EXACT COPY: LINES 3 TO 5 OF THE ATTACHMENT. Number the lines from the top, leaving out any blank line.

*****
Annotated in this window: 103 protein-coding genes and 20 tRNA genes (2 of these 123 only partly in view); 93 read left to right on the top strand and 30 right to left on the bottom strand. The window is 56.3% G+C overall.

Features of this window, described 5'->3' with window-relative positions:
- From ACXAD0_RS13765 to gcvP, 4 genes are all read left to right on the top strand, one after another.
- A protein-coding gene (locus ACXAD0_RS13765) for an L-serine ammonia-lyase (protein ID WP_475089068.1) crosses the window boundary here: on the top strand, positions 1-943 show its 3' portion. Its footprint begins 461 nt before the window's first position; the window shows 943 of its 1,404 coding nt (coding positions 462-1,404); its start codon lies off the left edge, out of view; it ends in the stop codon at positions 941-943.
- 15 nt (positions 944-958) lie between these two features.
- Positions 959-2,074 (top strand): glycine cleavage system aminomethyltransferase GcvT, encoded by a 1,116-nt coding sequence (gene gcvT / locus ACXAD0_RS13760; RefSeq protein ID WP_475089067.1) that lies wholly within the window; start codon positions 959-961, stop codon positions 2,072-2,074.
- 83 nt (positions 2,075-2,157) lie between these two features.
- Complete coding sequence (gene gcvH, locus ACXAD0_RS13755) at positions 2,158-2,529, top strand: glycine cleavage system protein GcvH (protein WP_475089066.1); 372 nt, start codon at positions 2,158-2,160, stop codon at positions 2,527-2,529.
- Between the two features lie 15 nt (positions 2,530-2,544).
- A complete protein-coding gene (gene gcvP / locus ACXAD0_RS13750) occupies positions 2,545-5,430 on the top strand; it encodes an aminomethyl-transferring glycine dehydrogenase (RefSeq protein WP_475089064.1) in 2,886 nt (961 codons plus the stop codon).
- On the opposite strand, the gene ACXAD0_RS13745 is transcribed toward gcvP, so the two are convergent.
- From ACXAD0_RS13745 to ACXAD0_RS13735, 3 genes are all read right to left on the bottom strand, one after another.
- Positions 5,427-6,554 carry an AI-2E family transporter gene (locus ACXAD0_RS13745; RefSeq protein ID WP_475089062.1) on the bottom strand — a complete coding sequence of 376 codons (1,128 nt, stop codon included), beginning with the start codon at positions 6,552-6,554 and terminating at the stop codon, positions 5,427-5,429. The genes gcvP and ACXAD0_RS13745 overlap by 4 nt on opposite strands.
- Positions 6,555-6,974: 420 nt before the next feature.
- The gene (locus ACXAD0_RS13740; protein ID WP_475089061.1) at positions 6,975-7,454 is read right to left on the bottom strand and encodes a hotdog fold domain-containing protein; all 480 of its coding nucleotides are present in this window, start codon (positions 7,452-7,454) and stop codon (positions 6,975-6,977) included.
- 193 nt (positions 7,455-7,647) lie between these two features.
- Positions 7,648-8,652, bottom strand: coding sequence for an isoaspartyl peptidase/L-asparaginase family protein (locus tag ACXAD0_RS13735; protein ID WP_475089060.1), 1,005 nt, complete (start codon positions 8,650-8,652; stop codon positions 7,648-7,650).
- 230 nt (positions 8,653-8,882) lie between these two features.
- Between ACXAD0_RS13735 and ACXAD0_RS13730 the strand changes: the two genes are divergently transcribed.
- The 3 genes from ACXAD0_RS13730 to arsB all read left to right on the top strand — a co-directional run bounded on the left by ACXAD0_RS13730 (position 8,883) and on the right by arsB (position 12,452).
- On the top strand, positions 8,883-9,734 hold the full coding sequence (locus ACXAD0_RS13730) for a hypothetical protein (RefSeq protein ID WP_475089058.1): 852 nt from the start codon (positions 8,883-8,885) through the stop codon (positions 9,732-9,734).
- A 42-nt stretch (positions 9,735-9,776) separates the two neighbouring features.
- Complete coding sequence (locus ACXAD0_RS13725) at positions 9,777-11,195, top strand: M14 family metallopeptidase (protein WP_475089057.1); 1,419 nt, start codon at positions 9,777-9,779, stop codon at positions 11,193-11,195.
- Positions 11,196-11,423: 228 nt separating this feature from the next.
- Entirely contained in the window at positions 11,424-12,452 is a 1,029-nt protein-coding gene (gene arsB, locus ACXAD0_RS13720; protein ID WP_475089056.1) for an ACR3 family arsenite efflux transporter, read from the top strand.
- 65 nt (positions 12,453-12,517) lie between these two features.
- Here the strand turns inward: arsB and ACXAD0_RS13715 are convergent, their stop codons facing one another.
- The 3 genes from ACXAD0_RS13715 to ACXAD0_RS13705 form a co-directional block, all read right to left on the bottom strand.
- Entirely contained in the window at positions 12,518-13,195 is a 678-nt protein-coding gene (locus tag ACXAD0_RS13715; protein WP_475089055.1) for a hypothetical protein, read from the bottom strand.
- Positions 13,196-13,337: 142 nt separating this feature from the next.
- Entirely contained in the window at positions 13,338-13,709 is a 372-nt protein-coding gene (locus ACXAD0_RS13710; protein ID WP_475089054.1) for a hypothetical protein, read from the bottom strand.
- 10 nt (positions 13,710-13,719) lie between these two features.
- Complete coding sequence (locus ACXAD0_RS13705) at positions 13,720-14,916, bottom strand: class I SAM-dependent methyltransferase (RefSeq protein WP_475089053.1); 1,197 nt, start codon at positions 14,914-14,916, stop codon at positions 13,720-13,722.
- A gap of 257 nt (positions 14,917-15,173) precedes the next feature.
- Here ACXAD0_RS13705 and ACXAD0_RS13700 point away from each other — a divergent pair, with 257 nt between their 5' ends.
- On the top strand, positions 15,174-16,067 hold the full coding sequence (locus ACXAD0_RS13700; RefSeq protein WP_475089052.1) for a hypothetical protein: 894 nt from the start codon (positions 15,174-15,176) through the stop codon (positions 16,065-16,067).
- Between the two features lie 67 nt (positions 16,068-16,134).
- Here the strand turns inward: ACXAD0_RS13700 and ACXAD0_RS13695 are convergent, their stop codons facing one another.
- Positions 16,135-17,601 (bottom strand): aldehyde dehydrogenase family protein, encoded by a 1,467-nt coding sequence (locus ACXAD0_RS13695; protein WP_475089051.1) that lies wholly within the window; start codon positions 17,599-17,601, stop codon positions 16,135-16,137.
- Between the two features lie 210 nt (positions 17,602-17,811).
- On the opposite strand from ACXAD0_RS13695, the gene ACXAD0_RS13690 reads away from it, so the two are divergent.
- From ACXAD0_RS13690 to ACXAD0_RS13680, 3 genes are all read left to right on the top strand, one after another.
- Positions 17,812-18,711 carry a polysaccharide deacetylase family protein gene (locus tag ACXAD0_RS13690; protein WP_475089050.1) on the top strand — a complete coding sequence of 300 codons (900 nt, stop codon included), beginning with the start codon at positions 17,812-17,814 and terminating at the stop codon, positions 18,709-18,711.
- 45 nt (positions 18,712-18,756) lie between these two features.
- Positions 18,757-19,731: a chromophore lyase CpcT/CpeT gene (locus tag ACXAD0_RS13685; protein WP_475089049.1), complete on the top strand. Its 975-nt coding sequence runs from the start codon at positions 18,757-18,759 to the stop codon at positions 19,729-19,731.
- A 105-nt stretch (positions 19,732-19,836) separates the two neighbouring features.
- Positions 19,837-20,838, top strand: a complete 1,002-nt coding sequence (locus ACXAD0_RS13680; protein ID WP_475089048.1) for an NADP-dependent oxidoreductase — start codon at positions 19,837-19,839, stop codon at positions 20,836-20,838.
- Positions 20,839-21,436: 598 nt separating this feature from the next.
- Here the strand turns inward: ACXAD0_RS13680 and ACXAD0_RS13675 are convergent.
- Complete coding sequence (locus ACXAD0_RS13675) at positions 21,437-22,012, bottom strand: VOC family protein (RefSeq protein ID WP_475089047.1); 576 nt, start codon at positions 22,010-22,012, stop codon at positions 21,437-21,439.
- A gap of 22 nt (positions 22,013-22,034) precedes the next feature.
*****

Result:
- From ACXAD0_RS13765 to gcvP, 4 genes are all read left to right on the top strand, one after another.
- A protein-coding gene (locus ACXAD0_RS13765) for an L-serine ammonia-lyase (protein ID WP_475089068.1) crosses the window boundary here: on the top strand, positions 1-943 show its 3' portion. Its footprint begins 461 nt before the window's first position; the window shows 943 of its 1,404 coding nt (coding positions 462-1,404); its start codon lies off the left edge, out of view; it ends in the stop codon at positions 941-943.
- 15 nt (positions 944-958) lie between these two features.